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Plan Commission delays action on Bay Ship rezoning

A special meeting has been set for October 28th to address a rezoning request from Fincantieri Bay Shipbuilding for several parcels along North Third Avenue. Three-quarters of the Sturgeon Bay City Plan Commission must agree before the panel can act on this type of matter. Given the seven-person composition, six members have to consent to meet that threshold. Members Mark Holey and Dennis Statz said they were not committed to addressing the issue yet.


Member Helen Bacon took part in her first City Plan Commission meeting. She felt that since the focus of different government entities gives only a partial picture of the issues at hand, topics discussed Wednesday strayed from the commission's scope. Mayor David Ward agreed, saying that for the special meeting on the 28th, he wanted Fincantieri Bay Shipbuilding to present on the regulatory scrutiny it receives to ease neighbor concerns on noise and dust.

 


Ward said he has had discussions with Vice President and General Manager Todd Thayse and others about landscaping work along Third Avenue, but he wants a more detailed plan at the next meeting. Ward's list of topics was accepted by Holey, Statz, and other commission members as being sufficient.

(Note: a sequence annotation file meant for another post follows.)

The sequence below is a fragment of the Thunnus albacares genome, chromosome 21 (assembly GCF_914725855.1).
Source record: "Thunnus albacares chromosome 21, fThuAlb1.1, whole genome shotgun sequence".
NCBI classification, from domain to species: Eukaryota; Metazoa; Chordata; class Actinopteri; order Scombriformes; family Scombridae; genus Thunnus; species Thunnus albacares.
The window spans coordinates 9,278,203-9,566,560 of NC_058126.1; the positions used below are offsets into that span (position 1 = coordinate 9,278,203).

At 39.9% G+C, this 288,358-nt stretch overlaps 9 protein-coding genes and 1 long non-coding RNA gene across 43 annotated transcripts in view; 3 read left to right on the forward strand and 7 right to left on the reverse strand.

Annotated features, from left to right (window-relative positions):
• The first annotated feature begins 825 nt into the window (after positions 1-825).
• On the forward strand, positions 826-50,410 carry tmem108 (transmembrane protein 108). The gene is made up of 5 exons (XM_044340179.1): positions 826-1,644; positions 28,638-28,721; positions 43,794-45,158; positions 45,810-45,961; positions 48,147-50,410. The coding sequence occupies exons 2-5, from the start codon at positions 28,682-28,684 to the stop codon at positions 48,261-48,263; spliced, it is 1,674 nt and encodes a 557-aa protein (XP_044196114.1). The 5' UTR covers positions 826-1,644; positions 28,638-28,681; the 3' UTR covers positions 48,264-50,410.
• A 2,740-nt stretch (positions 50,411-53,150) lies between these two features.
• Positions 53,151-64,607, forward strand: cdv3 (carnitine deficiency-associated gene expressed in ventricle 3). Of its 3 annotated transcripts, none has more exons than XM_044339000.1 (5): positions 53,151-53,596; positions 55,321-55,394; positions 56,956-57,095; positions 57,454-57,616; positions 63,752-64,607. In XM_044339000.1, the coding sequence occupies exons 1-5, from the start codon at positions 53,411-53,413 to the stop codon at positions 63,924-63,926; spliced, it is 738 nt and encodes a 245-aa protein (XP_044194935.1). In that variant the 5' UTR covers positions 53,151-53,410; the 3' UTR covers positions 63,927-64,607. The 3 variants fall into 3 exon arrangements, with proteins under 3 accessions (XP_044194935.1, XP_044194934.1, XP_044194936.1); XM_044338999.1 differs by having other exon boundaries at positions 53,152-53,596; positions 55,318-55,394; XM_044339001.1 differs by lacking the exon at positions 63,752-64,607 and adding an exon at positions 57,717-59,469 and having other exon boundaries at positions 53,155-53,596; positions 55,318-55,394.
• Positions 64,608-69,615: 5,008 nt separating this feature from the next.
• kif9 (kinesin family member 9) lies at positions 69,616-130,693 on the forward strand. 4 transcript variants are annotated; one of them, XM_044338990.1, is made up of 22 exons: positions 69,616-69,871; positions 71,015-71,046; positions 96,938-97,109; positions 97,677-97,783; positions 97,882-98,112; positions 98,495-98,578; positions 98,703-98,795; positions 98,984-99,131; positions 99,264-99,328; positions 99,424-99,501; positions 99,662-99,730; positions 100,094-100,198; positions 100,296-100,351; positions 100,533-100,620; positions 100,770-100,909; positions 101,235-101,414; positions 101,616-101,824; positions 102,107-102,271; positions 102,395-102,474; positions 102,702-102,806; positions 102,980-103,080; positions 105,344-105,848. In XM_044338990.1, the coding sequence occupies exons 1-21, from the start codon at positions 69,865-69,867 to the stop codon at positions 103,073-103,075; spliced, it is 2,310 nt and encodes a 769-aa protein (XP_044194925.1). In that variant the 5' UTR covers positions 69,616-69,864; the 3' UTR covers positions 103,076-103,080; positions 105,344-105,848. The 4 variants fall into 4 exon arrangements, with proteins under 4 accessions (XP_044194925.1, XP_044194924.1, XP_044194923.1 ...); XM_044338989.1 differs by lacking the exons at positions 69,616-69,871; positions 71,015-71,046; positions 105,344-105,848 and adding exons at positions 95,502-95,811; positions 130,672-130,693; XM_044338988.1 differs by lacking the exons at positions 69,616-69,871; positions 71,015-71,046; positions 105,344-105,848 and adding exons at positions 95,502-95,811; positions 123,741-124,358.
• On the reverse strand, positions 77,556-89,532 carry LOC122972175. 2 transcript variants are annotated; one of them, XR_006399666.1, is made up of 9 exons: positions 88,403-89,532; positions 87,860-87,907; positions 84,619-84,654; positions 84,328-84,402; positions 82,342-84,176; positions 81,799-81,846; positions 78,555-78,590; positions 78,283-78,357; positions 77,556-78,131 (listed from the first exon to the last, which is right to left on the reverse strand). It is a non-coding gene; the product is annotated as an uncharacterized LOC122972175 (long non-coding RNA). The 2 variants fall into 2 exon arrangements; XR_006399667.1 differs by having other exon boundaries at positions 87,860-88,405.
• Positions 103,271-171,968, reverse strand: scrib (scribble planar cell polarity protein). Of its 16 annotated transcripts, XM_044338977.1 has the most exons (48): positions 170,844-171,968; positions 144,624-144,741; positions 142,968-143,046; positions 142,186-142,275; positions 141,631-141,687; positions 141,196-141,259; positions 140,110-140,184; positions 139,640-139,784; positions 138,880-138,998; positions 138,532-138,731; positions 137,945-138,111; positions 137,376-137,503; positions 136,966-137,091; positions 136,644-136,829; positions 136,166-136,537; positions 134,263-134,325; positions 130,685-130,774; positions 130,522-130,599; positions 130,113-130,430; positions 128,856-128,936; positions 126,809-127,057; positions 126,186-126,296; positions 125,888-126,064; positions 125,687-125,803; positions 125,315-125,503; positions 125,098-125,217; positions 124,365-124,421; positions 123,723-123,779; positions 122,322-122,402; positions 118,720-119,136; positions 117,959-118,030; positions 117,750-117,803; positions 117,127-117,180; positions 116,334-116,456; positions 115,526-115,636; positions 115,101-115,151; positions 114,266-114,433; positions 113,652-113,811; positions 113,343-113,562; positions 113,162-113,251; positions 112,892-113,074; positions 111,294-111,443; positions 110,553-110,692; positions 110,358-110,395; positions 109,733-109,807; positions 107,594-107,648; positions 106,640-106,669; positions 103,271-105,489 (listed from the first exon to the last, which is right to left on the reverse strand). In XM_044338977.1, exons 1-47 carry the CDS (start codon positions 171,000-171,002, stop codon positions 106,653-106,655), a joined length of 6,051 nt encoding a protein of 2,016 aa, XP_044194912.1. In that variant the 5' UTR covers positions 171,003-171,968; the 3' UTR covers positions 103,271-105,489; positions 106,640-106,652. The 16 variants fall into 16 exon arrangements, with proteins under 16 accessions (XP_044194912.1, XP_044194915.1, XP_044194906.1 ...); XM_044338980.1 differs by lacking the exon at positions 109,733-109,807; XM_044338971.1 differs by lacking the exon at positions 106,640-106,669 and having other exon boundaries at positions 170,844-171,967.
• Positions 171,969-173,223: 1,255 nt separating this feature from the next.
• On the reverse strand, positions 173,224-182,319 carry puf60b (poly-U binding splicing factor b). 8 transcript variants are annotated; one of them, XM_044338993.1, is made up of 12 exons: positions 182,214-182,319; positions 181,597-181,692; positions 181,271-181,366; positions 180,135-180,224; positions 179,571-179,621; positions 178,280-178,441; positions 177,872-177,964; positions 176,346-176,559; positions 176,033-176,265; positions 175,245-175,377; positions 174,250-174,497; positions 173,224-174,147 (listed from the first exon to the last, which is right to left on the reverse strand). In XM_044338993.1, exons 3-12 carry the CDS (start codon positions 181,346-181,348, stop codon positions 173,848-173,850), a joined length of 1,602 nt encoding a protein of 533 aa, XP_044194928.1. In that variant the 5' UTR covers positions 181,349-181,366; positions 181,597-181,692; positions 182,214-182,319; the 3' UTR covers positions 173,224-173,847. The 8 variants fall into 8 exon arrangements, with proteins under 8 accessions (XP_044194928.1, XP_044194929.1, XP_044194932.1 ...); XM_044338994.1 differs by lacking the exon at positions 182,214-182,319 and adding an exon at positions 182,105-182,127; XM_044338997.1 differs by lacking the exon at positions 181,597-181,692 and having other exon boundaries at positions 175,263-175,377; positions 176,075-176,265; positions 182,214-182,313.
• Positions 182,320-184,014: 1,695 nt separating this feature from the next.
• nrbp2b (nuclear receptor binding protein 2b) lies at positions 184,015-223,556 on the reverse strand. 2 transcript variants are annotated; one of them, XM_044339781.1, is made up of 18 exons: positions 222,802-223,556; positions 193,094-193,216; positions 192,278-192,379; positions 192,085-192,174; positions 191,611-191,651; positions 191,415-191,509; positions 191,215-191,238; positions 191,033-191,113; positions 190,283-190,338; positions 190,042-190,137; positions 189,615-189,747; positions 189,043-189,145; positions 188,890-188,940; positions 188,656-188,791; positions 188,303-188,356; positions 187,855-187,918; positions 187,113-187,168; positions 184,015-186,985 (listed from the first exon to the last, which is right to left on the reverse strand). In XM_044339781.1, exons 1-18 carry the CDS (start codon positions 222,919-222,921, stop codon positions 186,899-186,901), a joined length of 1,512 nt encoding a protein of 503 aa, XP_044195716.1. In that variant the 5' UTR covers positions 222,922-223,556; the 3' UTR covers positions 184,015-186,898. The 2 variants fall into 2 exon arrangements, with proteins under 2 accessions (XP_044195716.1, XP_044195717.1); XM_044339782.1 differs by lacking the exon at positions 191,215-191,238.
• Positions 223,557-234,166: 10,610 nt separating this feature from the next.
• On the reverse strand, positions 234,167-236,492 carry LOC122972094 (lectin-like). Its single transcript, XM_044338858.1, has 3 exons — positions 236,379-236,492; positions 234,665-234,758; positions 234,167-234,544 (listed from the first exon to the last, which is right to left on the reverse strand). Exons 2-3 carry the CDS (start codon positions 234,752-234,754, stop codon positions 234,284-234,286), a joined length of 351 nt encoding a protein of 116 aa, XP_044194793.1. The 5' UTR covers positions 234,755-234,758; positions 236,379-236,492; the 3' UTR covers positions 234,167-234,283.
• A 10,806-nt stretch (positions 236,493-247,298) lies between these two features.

Thayse presented for Fincantieri Bay Shipbuilding. He showcased a modified proposal that left the former winery and the old train station as C-2 (central business district) while changing the dirt lot surrounding the buildings and a narrow easement that stretches toward Bellin Health to I-2 (heavy industrial). He says there are no plans to build on the land. The lot will be paved, and Thayse said the company is working on beautification concepts, potentially displaying historical pieces like anchors and propeller blades laid out on a walking path along the road. 


Resident Hans Christian spoke against the rezoning, arguing that unlike Marinette and other working waterfronts in the state, Sturgeon Bay did not have enough of a buffer between the site and homes. Other neighbors echoed Christian's sentiments due to the noise and silica dust pollution they are forced to deal with. Sandblasting and painting will be moved indoors once construction is completed on the structures approved by the Zoning Board of Appeals recently.

 

Both the train depot and winery would remain zoned as C-2 (central business district).

 

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